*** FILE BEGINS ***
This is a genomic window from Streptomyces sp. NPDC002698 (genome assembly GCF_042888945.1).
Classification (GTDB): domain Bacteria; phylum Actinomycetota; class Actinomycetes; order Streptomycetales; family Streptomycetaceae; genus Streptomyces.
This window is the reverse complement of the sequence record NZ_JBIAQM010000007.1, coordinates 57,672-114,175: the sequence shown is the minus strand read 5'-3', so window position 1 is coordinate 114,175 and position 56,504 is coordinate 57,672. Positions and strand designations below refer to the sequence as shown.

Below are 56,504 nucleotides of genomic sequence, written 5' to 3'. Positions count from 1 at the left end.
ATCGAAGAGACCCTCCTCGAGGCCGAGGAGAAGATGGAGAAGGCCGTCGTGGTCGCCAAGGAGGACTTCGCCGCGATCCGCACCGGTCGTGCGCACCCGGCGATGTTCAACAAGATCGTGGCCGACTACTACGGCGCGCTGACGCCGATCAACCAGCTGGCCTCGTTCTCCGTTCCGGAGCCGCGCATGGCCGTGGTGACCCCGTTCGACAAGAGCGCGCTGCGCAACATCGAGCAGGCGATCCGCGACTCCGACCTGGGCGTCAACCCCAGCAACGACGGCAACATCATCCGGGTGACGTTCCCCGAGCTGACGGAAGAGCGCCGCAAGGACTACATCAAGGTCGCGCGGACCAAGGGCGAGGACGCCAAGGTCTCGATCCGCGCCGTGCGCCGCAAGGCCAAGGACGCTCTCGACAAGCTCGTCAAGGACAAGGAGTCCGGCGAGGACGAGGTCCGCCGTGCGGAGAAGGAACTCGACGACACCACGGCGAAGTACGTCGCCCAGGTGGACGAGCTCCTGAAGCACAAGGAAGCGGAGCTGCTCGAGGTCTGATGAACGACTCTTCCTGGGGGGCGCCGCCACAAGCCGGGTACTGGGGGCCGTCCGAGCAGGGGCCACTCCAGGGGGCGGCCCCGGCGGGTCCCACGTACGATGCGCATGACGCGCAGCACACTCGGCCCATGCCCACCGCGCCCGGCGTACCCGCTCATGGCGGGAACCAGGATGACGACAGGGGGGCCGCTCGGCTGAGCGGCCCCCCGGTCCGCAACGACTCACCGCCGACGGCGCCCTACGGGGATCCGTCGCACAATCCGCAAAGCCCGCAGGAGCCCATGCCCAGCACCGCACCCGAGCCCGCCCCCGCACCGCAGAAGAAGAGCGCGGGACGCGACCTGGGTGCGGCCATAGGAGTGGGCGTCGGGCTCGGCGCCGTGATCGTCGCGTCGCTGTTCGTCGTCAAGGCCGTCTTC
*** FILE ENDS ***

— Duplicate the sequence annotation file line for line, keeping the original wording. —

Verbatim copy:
This is a genomic window from Streptomyces sp. NPDC002698 (genome assembly GCF_042888945.1).
Classification (GTDB): domain Bacteria; phylum Actinomycetota; class Actinomycetes; order Streptomycetales; family Streptomycetaceae; genus Streptomyces.
This window is the reverse complement of the sequence record NZ_JBIAQM010000007.1, coordinates 57,672-114,175: the sequence shown is the minus strand read 5'-3', so window position 1 is coordinate 114,175 and position 56,504 is coordinate 57,672. Positions and strand designations below refer to the sequence as shown.

Below are 56,504 nucleotides of genomic sequence, written 5' to 3'. Positions count from 1 at the left end.
ATCGAAGAGACCCTCCTCGAGGCCGAGGAGAAGATGGAGAAGGCCGTCGTGGTCGCCAAGGAGGACTTCGCCGCGATCCGCACCGGTCGTGCGCACCCGGCGATGTTCAACAAGATCGTGGCCGACTACTACGGCGCGCTGACGCCGATCAACCAGCTGGCCTCGTTCTCCGTTCCGGAGCCGCGCATGGCCGTGGTGACCCCGTTCGACAAGAGCGCGCTGCGCAACATCGAGCAGGCGATCCGCGACTCCGACCTGGGCGTCAACCCCAGCAACGACGGCAACATCATCCGGGTGACGTTCCCCGAGCTGACGGAAGAGCGCCGCAAGGACTACATCAAGGTCGCGCGGACCAAGGGCGAGGACGCCAAGGTCTCGATCCGCGCCGTGCGCCGCAAGGCCAAGGACGCTCTCGACAAGCTCGTCAAGGACAAGGAGTCCGGCGAGGACGAGGTCCGCCGTGCGGAGAAGGAACTCGACGACACCACGGCGAAGTACGTCGCCCAGGTGGACGAGCTCCTGAAGCACAAGGAAGCGGAGCTGCTCGAGGTCTGATGAACGACTCTTCCTGGGGGGCGCCGCCACAAGCCGGGTACTGGGGGCCGTCCGAGCAGGGGCCACTCCAGGGGGCGGCCCCGGCGGGTCCCACGTACGATGCGCATGACGCGCAGCACACTCGGCCCATGCCCACCGCGCCCGGCGTACCCGCTCATGGCGGGAACCAGGATGACGACAGGGGGGCCGCTCGGCTGAGCGGCCCCCCGGTCCGCAACGACTCACCGCCGACGGCGCCCTACGGGGATCCGTCGCACAATCCGCAAAGCCCGCAGGAGCCCATGCCCAGCACCGCACCCGAGCCCGCCCCCGCACCGCAGAAGAAGAGCGCGGGACGCGACCTGGGTGCGGCCATAGGAGTGGGCGTCGGGCTCGGCGCCGTGATCGTCGCGTCGCTGTTCGTCGTCAAGGCCGTCTTC